• To enhance the quality of identification of Chinese herbal materia through the provision of resources such as herbal monographs and identification guides.
  • To develop a range of projects targeted at the conservation and sustainable use of those Chinese medicinal plants threatened by over-harvesting, habitat loss or climate change.   
  • To research and improve knowledge of Chinese materia medica during the last 150 years, a period of rapid change in China’s history. This innovative activity will engage experts across botany, sinology and social history so as to provide a window into the transformation of science and society in China and to better understand the role of Chinese herbs in healthcare around the world.


  • A Kew-based resource centre of scientifically verified Chinese materia medica including those in current medical use today and their easily confused substitutes. Started in 1998, this long-term collaborative programme (with the Institute of Medicinal Plant Development, Beijing) carries out field-collecting of fresh plant material in China and adopts traditional processing methods (e.g. dry-frying with salt, wine or bran) to create top-quality authentic medicines of known provenance. Current collections total about 5,000 accessions which represent 80% of plants in the 2015 edition of Chinese Pharmacopoeia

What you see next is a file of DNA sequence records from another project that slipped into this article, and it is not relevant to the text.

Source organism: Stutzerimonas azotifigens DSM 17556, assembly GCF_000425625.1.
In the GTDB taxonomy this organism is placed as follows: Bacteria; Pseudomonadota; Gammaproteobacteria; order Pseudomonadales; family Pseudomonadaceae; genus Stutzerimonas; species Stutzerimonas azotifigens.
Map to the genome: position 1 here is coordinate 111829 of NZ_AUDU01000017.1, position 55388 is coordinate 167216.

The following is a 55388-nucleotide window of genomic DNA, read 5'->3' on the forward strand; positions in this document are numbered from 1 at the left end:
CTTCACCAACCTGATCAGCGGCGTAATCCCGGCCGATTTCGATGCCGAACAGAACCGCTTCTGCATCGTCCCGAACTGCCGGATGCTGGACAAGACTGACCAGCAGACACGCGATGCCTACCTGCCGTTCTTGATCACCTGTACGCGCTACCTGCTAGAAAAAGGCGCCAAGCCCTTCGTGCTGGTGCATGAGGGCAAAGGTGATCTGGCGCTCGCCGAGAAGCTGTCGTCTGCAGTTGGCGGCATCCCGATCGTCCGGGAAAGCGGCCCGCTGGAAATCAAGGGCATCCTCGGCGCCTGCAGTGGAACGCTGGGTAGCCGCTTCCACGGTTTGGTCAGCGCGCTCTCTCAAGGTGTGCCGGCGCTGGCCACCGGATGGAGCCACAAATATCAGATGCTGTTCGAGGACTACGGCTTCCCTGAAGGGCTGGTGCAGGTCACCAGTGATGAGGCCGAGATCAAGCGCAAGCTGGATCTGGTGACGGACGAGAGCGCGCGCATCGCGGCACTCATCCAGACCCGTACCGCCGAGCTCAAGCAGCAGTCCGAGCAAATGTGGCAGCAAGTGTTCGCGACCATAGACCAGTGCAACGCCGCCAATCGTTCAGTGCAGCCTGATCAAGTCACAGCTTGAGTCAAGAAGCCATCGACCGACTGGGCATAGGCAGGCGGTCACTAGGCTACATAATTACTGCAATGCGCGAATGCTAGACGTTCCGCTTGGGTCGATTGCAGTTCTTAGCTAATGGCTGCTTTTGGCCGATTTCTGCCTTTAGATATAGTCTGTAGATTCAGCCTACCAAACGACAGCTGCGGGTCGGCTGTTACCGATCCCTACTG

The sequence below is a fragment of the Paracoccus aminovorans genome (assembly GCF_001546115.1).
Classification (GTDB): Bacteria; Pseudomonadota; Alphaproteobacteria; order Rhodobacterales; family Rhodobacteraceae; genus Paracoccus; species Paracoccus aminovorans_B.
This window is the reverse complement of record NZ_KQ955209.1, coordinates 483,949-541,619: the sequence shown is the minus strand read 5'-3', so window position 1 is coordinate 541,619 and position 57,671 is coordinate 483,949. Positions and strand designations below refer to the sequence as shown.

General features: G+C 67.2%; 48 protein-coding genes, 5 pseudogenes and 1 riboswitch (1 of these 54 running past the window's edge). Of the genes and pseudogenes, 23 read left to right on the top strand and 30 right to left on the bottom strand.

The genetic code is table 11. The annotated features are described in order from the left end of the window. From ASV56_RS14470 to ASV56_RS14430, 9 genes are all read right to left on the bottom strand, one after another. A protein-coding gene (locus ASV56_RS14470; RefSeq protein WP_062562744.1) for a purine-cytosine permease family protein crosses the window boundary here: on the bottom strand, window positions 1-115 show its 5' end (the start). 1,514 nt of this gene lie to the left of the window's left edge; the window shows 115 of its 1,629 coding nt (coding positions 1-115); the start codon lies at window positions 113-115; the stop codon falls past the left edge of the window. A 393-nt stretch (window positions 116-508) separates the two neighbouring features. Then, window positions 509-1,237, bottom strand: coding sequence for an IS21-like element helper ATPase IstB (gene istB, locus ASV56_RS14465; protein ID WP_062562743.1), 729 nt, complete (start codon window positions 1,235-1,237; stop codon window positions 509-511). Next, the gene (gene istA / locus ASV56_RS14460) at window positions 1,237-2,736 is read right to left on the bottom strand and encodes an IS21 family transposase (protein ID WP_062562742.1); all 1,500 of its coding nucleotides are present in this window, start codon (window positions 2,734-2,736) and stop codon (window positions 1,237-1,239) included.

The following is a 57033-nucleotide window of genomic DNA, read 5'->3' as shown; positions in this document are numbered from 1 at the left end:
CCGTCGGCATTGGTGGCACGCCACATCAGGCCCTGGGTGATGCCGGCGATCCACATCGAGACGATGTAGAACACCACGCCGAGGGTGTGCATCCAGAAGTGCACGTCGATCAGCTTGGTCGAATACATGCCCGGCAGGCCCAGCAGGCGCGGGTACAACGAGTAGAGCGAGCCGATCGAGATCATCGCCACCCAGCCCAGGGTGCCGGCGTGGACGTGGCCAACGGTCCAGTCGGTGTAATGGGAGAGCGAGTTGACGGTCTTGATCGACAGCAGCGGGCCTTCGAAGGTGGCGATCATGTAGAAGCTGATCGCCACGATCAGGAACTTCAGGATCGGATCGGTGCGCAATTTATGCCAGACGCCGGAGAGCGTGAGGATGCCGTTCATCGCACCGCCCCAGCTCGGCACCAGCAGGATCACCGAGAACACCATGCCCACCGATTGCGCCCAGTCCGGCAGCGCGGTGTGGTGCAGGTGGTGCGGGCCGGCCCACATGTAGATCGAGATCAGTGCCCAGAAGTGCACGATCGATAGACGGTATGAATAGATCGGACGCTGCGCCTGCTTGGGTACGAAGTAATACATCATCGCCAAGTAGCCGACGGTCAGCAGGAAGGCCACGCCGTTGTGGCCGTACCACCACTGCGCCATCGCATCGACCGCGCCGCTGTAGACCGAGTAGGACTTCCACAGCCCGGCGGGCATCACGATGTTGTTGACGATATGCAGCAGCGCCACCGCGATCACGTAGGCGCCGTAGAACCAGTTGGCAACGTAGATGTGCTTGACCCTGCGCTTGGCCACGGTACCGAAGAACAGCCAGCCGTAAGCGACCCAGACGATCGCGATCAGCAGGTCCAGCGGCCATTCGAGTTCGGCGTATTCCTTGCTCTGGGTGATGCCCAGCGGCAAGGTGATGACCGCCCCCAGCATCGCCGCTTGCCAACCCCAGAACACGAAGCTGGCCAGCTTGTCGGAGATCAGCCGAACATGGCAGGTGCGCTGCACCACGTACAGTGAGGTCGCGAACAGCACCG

• Digitised information and photos to be managed in Kew’s new databases on useful plants and species under threat.
  • New research collaborations in China and the West to deepen our understanding of the role of Chinese medicinal plants in modern healthcare around the world, leading to five books and 20 papers in open-access academic publications over the next five years.
  • A major illustrated book, Chinese Medicinal Plants, Herbal Drugs and Substitutes: an identification guide, to enable identification of authentic materia medica in international trade and commonly confused substitutes and counterfeits (published 2017).

Partners and collaborators




Chen, S., Yitao, W., Zhao, Z. Z., Leon, C. & Henry R. J. (2015 eds). Sustainable utilisation of TCM resources. Evidence-Based Complementary and Alternative Medicine 501: 613836. Available online

Chen, S., Pang, X., Song, J., Shi, L., Yao, H., Han, J. & Leon, C. (2014). A renaissance in herbal medicine identification; from morphology to DNA. Biotechnology Advances 32(7):1237-44. DOI: 10.1016/j.biotechadv.2014.07.004

Chan, K., Shaw, D., Simmonds, M. S. J., Leon, C., Qihe, X., Aiping, L., Sutherland, I., Ignatova, S., You-Ping, Z., Verpoorte, R., Williamson, E. M. & Duez, P. (2012). Good practice in reviewing and publishing studies on herbal medicine, with special emphasis on traditional Chinese medicine and Chinese materia medica. Journal of Ethnopharmacology 140: 469-475.

Chen, S., Yu-lin, L., Zhong-zhi, Q. & Leon, C. (eds, 2010).  A coloured identification atlas of Chinese Materia Medica and Plants as specified in the Pharmacopoeia of the People’s Republic of China. Chinese Pharmacopoeia Commission, 2 vols, 1236 pp. 

Farah, M.H., Edwards, R., Lindquist, M., Leon, C. & Shaw, D. (2000). International monitoring of adverse health effects associated with herbal medicines. Pharmacoepidem. & Drug Safety 9: 105-112.

WHO (2012). The Regional Strategy for Traditional Medicine in the Western Pacific (2011-2020). World Health Organization, Western Pacific Region.